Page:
Sprüth Magers Debuts In LA: Kicking Off With John Baldessari

One of two blue chip European galleries to open Los Angeles outposts this year, Sprüth Magers broadens and deepens the local art scene with the exacting curatorial orientation of its program, one driven by a distinctive European aesthetic and feminist point of view. Sprüth Magers evolved as a counterpoint to the male-dominated contemporary art milieu of Cologne in the 1980s. Monika Sprüth and Philomene Magers joined forces there in 1998. The gallery currently has locations in Berlin and London, with its home office still in Cologne.

Even five years ago the choice of LA, rather than New York, as Sprüth Magers’ American outpost might have seemed surprising. Today, LA’s commercial art scene is exploding. An LA location is especially logical for Sprüth Magers, considering its existing deep ties with the city. The gallery’s roster, mostly of established and mid-career artists, includes many Los Angeles luminaries, some of whom have not had local representation for quite a while. John Baldessari, whom Sprüth Magers has represented for some 30 years, lost his local gallery when Margo Leavin closed in 2012.

As such, coming to Los Angeles seemed like a natural move to the European duo. “We have been traveling to LA since the gallery opened (as Monika Sprüth) in 1983, and the decision to open a gallery here grew over many years whilst seeing the city and the contemporary art scene develop,” Sprüth said in an email interview. “We experienced the city together with our artists, as many of them live here, like John Baldessari, Lizzie Fitch / Ryan Trecartin, Barbara Kruger, Analia Saban, Sterling Ruby and Ed Ruscha. It feels like the right moment to open a space in Los Angeles now.”

Located in the Miracle Mile District, opposite the Los Angeles County Museum of Art campus, the new gallery occupies an airy two-story 14,000 square foot space flooded with ambient light. The location was a strategic choice, not only because it’s right on Museum Row. There’s also the provenance of the building in which it is housed. “The building represents an LA aesthetic,” said Sprüth. “Our gallery is located in a midcentury space designed by West Coast architects Pereira & Associates, directly across from LACMA. We were looking for an interesting architectural space with an identity, and found it in a great neighborhood.”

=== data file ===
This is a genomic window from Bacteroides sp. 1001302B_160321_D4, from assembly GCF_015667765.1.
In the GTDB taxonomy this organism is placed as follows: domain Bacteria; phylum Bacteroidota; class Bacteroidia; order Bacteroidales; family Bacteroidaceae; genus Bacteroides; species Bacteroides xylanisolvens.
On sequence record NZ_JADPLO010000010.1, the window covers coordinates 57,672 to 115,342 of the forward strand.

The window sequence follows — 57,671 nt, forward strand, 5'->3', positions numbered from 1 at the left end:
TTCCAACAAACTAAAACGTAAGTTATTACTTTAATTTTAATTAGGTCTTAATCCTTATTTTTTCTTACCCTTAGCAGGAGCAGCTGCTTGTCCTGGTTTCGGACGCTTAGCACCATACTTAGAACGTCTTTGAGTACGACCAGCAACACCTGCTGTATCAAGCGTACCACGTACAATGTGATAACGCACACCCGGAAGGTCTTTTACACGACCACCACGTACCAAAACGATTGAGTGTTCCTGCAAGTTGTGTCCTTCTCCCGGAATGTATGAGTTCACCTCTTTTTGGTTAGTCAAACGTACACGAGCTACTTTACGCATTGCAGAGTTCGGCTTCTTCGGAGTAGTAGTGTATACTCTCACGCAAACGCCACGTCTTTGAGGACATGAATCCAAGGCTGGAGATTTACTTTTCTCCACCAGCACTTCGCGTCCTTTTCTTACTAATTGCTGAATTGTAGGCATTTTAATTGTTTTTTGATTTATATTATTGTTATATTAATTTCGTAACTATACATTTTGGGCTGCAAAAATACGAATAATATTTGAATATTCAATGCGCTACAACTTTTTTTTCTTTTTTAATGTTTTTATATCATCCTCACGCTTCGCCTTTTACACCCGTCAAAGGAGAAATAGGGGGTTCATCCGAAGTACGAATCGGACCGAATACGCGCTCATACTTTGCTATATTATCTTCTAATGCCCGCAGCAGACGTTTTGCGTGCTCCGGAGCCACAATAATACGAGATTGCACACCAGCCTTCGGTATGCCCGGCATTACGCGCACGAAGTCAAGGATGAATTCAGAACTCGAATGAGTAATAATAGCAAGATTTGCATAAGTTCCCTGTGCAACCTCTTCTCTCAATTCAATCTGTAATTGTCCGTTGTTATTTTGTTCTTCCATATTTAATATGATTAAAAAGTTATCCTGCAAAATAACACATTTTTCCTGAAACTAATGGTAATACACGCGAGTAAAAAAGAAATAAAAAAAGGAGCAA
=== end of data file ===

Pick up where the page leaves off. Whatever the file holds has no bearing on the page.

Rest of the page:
The inaugural exhibit, courtesy of Marian Goodman Gallery, featured a recent series of storyboard paintings by Baldessari. The works seem thematically fitting for the gallery’s LA launch because of their subtle connection to the world of filmmaking and the perceived hedonistic LA lifestyle. In the paintings, the artist combined found photographs of subjects at leisure with incongruous lines of text extrapolated from film scripts. The captions seem to have been paired arbitrarily with the images. Ben’s Jacket Drapes… (2015, varnished inkjet print on canvas with acrylic paint, 70 7/8 x 54 5/8 x 1 5/8 inches), presents the rear view of a female figure reclining on a chaise longue, facing a body of water that meets a distant tree-lined horizon. Below the image is the caption—a non-sequitur in all caps—“Ben’s jacket drapes perfectly over his shoulders.” On top of the photographs, the artist painted bold sections of rugged color, adding planes of contrast and texture. The overall effect, quintessential Baldessari, is playful, wittily tongue-in-cheek, in a characteristic not heavy-handed way, poking fun at the sybaritic lifestyle associated with Southern California.

Launching with Baldessari made sense. At 84, the artist is a revered icon of the LA art community. “It felt natural to debut with John,” said Magers. “He has been so influential on so many of us. He is special.”

In the coming months, the gallery’s Los Angeles program will branch off in new directions. Following the Baldessari launch is the first LA exhibit by New York artist George Condo in more than 15 years. In June, the gallery digs into its feminist roots with an exhibition entitled, Eau de Cologne, borrowed from the name of Sprüth’s 1980s art zine, in which she focused on female artists. The all-female group show will feature works by Jenny Holzer, Barbara Kruger, Louise Lawler, Cindy Sherman and Rosemarie Trockel.

While the gallery offers a home base for its local artists, the partners also intend to give their European artists exposure to a new audience. “We’ll bring the artists from our program to LA, not focusing on, but including LA artists. It is important to us to show the range of artists and we are excited to give the U.S. audience the opportunity, as we feel warmly welcomed in LA,” Sprüth said.

About Post Author